02 May Summer is coming and so are the ticks!
Spring is almost here and the majority of our events will be outdoors. This is absolutely great! By the same token, it brings some additional risks. And because, I want my trips and activities to make you healthier and happier and leave you with nice memories rather than chronic health problems, I decided to write a short post about the prevention of tick-borne diseases. There might not be much new information for you, but some things are just worth repeating!
What are ticks?
Ticks are small, spider-like parasites which feed on blood of animals and humans. They wait in grass and bushes, especially in the shade.
They spread two infectious diseases. Lyme Disease and Tick-borne encephalitis.
Lyme Disease is more common and it can be treated by antibiotics. However, it can leave permanent after effects like chronic tiredness and joint pain. Tick-borne encephalitis is more severe, luckily it is preventable by vaccination. Only a minority of ticks are carriers, so being bitten doesn’t automatically mean you’ll be infected. However, it’s important to be aware of the risk and go to your doctor if you start to feel unwell. According to the data from the SZÚ (The State Health Institute), there were 3939 cases of Lyme Disease and 687 cases of tick-borne encephalitis in the Czech Republic in 2017.
The purpose of this text is to remind you the risk and to give you advice on how to protect yourself. If you want to know more about these two diseases follow the links under the post.
HOW TO PROTECT YOURSELF
Before you go outdoors
When you go to a forest or park, dress appropriately, ideally cover your body and feet with long trousers, long sleeves, closed shoes, tuck T-shirt into your trousers etc. Use an insect repellent on exposed skin.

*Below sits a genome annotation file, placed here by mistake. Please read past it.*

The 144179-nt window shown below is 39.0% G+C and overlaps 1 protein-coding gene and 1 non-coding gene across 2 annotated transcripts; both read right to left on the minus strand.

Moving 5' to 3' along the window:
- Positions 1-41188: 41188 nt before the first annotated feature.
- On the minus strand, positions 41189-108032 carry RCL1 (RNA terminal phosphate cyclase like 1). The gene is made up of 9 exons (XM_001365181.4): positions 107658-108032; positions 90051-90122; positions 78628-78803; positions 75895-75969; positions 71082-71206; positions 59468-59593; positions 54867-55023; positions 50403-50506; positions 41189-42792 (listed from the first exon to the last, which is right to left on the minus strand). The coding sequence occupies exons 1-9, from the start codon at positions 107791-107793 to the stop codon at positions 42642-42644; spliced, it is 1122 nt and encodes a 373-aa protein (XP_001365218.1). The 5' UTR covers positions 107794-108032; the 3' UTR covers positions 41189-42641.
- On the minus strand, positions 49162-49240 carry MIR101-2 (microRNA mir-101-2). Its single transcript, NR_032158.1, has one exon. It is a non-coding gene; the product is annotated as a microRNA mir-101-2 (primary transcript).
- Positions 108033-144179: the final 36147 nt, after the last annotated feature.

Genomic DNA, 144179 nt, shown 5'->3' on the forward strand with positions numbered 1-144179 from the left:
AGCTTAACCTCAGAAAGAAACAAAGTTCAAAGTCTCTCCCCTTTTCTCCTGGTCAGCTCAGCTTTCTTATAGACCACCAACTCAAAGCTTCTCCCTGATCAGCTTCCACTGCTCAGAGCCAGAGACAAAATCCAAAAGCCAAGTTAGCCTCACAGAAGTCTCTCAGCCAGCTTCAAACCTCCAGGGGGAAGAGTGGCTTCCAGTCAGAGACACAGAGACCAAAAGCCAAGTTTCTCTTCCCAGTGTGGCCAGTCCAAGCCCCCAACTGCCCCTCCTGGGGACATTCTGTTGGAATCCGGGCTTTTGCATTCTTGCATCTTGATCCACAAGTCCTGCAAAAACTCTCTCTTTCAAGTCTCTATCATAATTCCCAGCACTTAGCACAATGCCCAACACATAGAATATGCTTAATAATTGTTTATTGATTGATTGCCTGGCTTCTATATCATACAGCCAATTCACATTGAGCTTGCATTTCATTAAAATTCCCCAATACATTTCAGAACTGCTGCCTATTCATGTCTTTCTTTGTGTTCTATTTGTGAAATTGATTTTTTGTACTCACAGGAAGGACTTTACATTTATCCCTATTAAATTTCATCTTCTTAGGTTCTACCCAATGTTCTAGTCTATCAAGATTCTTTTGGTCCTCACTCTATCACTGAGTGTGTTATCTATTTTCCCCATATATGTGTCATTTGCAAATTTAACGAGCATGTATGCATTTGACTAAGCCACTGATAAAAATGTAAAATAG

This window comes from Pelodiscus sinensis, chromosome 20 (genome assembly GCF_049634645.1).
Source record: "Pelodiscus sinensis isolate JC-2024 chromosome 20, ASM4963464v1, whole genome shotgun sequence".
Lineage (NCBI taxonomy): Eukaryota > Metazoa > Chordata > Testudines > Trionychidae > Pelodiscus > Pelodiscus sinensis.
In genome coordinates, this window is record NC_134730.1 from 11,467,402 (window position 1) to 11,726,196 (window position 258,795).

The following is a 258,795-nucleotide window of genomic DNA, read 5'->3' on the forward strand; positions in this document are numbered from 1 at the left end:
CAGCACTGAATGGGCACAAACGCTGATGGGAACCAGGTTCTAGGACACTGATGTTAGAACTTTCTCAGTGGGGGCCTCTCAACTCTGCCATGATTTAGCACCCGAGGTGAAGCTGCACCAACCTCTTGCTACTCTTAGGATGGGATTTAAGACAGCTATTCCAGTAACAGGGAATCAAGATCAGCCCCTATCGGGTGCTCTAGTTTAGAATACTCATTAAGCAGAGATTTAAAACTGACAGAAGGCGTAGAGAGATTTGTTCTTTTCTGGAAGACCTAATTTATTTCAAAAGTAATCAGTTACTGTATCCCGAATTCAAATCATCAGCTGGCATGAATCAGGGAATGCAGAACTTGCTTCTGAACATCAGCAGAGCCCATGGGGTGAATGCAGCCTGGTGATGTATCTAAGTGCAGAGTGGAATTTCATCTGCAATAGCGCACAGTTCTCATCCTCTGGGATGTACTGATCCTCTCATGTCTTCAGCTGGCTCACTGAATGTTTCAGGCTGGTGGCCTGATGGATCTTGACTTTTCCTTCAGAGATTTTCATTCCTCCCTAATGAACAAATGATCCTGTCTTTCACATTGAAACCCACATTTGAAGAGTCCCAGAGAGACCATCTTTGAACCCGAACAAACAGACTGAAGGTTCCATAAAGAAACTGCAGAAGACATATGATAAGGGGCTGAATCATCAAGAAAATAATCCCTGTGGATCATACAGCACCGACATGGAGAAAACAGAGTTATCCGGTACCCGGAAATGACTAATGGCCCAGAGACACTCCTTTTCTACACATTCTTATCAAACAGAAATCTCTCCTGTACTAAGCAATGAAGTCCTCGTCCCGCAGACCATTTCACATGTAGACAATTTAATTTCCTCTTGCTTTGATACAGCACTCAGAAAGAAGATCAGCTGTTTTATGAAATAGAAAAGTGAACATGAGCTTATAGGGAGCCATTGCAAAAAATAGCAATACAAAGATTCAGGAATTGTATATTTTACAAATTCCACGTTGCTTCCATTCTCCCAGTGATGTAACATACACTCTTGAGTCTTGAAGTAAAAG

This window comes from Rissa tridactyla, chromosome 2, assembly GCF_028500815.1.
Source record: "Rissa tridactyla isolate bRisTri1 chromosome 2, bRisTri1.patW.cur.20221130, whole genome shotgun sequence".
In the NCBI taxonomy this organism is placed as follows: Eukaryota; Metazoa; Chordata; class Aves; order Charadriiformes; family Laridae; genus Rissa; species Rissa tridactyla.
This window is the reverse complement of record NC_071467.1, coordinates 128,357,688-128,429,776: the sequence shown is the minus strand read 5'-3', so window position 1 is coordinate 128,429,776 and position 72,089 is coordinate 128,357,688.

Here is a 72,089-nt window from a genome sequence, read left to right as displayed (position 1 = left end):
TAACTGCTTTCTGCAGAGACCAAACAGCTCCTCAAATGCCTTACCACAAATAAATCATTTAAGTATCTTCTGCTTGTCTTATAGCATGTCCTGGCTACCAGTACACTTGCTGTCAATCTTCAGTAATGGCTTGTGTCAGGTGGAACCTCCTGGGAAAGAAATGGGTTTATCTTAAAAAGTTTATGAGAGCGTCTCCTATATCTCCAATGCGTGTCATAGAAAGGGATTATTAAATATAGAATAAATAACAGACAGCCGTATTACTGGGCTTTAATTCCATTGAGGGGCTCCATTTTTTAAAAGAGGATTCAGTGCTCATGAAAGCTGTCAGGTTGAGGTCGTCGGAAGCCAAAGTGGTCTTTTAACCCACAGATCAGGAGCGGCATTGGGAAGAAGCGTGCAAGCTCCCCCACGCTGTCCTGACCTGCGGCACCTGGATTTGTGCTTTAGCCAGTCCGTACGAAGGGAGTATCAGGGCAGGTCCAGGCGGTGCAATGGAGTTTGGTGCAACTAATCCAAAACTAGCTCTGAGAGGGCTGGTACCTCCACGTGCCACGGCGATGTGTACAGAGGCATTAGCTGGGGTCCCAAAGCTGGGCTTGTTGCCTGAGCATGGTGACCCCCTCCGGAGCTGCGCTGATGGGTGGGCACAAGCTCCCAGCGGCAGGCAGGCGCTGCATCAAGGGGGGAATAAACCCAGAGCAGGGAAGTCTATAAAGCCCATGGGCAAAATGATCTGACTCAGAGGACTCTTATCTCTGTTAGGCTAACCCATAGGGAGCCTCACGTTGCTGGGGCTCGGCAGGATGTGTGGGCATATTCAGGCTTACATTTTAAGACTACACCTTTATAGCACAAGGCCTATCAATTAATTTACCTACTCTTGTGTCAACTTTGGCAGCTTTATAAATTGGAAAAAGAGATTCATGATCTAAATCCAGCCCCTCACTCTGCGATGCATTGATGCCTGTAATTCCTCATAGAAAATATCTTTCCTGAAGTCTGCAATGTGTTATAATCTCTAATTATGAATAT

Wearing socks in sandals is being laughed at, but in actual fact, it is a smart thing to do. It doesn’t only protect you from ticks, but also the skin and nails on your feet from microtraumas, which might trigger a fungal infection.
After coming back from hiking, camping etc.
Carefully check your skin. Particularly the scalp and neck area and the skin folds, like armpits and behind the knees. If you find a tick, gently remove it using a pair of tweezers.
How to remove a tick (according to the nhs.uk):
„If you find a tick on your or your child’s skin, remove it by gently gripping it as close to the skin as possible.
Use a pair of tweezers that won’t squash the tick (such as fine-tipped tweezers), or use a tick removal tool (available from pet shops or vets). Pull steadily away from the skin without twisting or crushing the tick.
Wash your skin with water and soap afterwards, and apply an antiseptic cream to the skin around the bite.
Don’t use a lit cigarette end, a match head or substances such as alcohol or petroleum jelly to force the tick out.“
An infection transfer is less likely if the infected tick is removed within 24 hours after it attached into your skin. If you notice a red circular skin rash with white centre appearing within a few days or weeks after being bitten by a tick, go to your doctor because this is the most common first symptom of Lyme Disease.
The best protection against Tick-borne encephalitis is vaccination. You will be given three doses, the second dose a month after the first, the third after 6 months. You will be fully protected two weeks after the second shot. In order to keep the immunity, a booster dose is necessary every 3-5 years. One dose costs around 800 CZK and the vaccination is available from your general practioner. I paid 790 CZK at my GP.
And what is your experience with ticks? How do you protect yourself? Feel free to share in the comments.
I wish you a healthy summer!
Text updated on 15th March 2018
Resources & Further reading
https://www.kliste.cz/cz/ (in Czech)